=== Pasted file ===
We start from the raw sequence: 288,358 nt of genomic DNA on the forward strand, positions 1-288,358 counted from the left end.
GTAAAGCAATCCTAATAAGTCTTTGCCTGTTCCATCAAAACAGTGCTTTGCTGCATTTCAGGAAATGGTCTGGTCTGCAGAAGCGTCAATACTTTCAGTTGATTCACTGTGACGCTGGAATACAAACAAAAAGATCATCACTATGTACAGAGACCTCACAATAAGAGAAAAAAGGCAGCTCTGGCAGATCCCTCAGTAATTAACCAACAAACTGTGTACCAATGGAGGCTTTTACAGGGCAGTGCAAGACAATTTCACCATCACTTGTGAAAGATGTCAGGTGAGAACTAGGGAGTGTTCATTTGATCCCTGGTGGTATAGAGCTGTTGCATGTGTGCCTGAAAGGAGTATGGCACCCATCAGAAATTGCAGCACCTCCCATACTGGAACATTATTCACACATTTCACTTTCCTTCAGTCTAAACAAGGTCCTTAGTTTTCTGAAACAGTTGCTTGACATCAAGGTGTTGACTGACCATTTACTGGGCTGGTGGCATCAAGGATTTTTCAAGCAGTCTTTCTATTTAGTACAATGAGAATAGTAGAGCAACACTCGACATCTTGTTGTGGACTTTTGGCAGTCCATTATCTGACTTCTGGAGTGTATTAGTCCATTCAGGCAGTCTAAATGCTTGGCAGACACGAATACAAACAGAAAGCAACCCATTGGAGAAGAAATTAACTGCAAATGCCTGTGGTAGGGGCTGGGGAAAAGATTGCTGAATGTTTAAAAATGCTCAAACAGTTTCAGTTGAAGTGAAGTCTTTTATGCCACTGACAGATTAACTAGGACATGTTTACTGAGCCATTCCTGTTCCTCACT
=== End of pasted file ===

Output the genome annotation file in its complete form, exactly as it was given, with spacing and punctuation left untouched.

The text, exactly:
We start from the raw sequence: 288,358 nt of genomic DNA on the forward strand, positions 1-288,358 counted from the left end.
GTAAAGCAATCCTAATAAGTCTTTGCCTGTTCCATCAAAACAGTGCTTTGCTGCATTTCAGGAAATGGTCTGGTCTGCAGAAGCGTCAATACTTTCAGTTGATTCACTGTGACGCTGGAATACAAACAAAAAGATCATCACTATGTACAGAGACCTCACAATAAGAGAAAAAAGGCAGCTCTGGCAGATCCCTCAGTAATTAACCAACAAACTGTGTACCAATGGAGGCTTTTACAGGGCAGTGCAAGACAATTTCACCATCACTTGTGAAAGATGTCAGGTGAGAACTAGGGAGTGTTCATTTGATCCCTGGTGGTATAGAGCTGTTGCATGTGTGCCTGAAAGGAGTATGGCACCCATCAGAAATTGCAGCACCTCCCATACTGGAACATTATTCACACATTTCACTTTCCTTCAGTCTAAACAAGGTCCTTAGTTTTCTGAAACAGTTGCTTGACATCAAGGTGTTGACTGACCATTTACTGGGCTGGTGGCATCAAGGATTTTTCAAGCAGTCTTTCTATTTAGTACAATGAGAATAGTAGAGCAACACTCGACATCTTGTTGTGGACTTTTGGCAGTCCATTATCTGACTTCTGGAGTGTATTAGTCCATTCAGGCAGTCTAAATGCTTGGCAGACACGAATACAAACAGAAAGCAACCCATTGGAGAAGAAATTAACTGCAAATGCCTGTGGTAGGGGCTGGGGAAAAGATTGCTGAATGTTTAAAAATGCTCAAACAGTTTCAGTTGAAGTGAAGTCTTTTATGCCACTGACAGATTAACTAGGACATGTTTACTGAGCCATTCCTGTTCCTCACT